Race against the clock
Date: April 11, 2012
New Hopkins residency program established in record time at All Children’s Hospital.
Chad Brands and Raquel Hernandez didn’t have much time to put together a new pediatric residency program before the body that accredits all graduate medical training came to look at what they had done.
The new director and associate director of medical education for All Children’s Hospital arrived in St. Petersburg in early December and immediately began preparing for a February site visit by the Accreditation Council for Graduate Medical Education (ACGME), the body responsible for the accreditation of post-M.D. medical training programs in the United States.
They met with medical and surgical program leaders, seeking input as they worked to design a residency program that could provide a new model for training future pediatricians at All Children’s. They delved into the educational opportunities at the 259-bed hospital while continuing to shape the new program’s priorities with school of medicine pediatric faculty members, including Julia McMillan, director of the pediatric residency program and associate dean for graduate medical education; Janet Serwint, pediatric primary care specialist; Jonathan Ellen, interim president of All Children’s; and many others.
The intensive preparation was evident when an ACGME site visitor came to campus on February 27 to spend the day with program leaders and physicians and evaluate both inpatient and outpatient settings.
The site visit went very well, Ellen notes. “The future faculty did a stellar job in spotlighting the program’s strengths and opportunities for comprehensive and innovative training. We look forward to receiving a full report this summer.”
The development of a new residency program for pediatricians was a key element of All Children’s interest in joining Johns Hopkins Medicine, as the hospital sought to enhance the educational and research aspects of its mission to complement its robust clinical programs.
The goal is to recruit the highest caliber of students, who can become future innovators and leaders in the field of pediatrics. The first class of 12 residents is expected to enter the program in July 2014.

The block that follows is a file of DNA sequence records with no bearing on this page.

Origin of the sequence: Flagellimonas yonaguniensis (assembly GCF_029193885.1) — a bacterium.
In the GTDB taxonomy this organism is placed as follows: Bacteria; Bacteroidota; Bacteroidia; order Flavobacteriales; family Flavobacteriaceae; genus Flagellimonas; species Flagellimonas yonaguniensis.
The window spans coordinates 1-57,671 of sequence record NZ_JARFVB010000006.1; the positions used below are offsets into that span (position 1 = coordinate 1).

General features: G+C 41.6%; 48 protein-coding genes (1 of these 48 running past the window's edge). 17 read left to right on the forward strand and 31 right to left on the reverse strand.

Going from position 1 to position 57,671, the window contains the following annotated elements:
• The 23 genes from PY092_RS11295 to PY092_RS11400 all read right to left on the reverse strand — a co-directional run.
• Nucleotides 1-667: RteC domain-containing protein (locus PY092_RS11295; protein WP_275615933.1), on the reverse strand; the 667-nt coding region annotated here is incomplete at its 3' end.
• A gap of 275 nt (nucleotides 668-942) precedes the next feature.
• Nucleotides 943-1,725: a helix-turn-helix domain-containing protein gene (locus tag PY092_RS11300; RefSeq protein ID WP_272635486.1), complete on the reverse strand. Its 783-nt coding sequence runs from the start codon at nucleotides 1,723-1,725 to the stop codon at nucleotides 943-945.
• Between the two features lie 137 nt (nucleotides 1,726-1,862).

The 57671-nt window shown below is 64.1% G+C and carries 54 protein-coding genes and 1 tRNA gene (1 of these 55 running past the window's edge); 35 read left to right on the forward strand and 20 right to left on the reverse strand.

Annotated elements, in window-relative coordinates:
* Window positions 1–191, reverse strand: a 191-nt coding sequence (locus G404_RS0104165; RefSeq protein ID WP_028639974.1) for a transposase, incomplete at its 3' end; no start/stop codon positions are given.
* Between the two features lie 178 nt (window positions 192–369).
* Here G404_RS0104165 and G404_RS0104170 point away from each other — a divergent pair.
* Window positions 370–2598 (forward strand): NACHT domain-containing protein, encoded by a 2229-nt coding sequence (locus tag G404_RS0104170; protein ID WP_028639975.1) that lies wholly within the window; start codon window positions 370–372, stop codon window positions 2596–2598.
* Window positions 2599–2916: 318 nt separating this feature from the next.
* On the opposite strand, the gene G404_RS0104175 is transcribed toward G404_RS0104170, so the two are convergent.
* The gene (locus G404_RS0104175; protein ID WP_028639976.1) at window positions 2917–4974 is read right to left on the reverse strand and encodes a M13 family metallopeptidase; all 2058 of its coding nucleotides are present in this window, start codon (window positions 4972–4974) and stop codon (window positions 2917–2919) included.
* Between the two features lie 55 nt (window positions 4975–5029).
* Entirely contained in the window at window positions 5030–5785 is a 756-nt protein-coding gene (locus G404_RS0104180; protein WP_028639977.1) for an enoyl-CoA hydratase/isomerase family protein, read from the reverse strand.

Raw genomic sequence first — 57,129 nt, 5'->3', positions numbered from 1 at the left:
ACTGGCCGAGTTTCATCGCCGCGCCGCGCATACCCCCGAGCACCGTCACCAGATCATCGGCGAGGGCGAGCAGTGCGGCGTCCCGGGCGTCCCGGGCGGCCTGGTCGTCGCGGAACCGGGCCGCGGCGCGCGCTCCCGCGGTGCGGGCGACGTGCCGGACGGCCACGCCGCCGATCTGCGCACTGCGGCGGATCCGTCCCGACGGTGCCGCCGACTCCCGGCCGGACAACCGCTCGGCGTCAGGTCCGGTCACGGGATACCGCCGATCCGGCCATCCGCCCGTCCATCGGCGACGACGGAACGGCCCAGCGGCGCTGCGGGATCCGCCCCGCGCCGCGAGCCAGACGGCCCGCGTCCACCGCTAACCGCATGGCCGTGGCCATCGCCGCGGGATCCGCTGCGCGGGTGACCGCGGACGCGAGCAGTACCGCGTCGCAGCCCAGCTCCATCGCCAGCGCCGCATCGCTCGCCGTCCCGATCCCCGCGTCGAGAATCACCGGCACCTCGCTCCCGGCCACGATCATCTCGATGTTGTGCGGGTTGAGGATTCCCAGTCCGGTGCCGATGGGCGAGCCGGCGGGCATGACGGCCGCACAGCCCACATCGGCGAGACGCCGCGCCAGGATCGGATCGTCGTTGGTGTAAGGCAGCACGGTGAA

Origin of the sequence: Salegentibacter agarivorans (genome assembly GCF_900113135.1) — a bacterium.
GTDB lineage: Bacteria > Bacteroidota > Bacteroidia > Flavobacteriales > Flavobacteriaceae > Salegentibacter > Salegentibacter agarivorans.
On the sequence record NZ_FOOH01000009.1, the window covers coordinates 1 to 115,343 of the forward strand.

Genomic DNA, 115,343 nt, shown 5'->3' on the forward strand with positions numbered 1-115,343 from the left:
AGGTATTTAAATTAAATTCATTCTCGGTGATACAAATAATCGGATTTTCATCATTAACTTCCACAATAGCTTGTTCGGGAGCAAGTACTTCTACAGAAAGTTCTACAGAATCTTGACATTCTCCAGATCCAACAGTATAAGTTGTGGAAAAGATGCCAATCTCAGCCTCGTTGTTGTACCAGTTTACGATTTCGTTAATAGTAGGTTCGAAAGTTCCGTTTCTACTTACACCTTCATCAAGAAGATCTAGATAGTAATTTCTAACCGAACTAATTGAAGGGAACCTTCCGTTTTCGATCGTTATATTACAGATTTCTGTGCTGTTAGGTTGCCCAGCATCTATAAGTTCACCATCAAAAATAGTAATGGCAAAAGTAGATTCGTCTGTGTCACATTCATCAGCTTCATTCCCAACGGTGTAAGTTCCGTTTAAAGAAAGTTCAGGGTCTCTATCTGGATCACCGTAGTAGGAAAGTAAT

“There is a great deal of excitement about the many opportunities involved in building an innovative new pediatric residency program,” notes Brands. “Colleagues at All Children’s Hospital look forward to ongoing collaboration with the faculty at Johns Hopkins as we pursue excellence together in medical education.”
The program will incorporate standard components of residency training, such as progressive responsibility and exposure to multiple pediatric subspecialties. Innovative elements of the curriculum will include a second year focused on elective experiences in the specialties, a competency-based curriculum with measurable outcomes, and novel opportunities for career development woven into the residency program.
In addition, residents will create individualized learning plans that will form the basis for their rotation schedules through the different subspecialty areas and promote each resident’s distinct career goals. The program will emphasize career development through frequent faculty exposure and guidance.
“Our program,” Ellen says, “will be ideally positioned to give residents the opportunity to understand what factors are critical to maintaining health and preventing subsequent hospitalizations.”
The Medical Education office also plans to offer “intersessions” beginning in 2012 that will give medical students a taste of the diverse academic and research opportunities available at All Children’s Hospital Johns Hopkins Medicine, one of only two freestanding children’s hospitals in Florida and the only pediatric quaternary referral center on Florida’s west coast. It includes a 97-bed NICU, a large cardiology and cardiovascular surgery center, and a hematology-oncology program that is home to Florida’s largest pediatric marrow transplant program.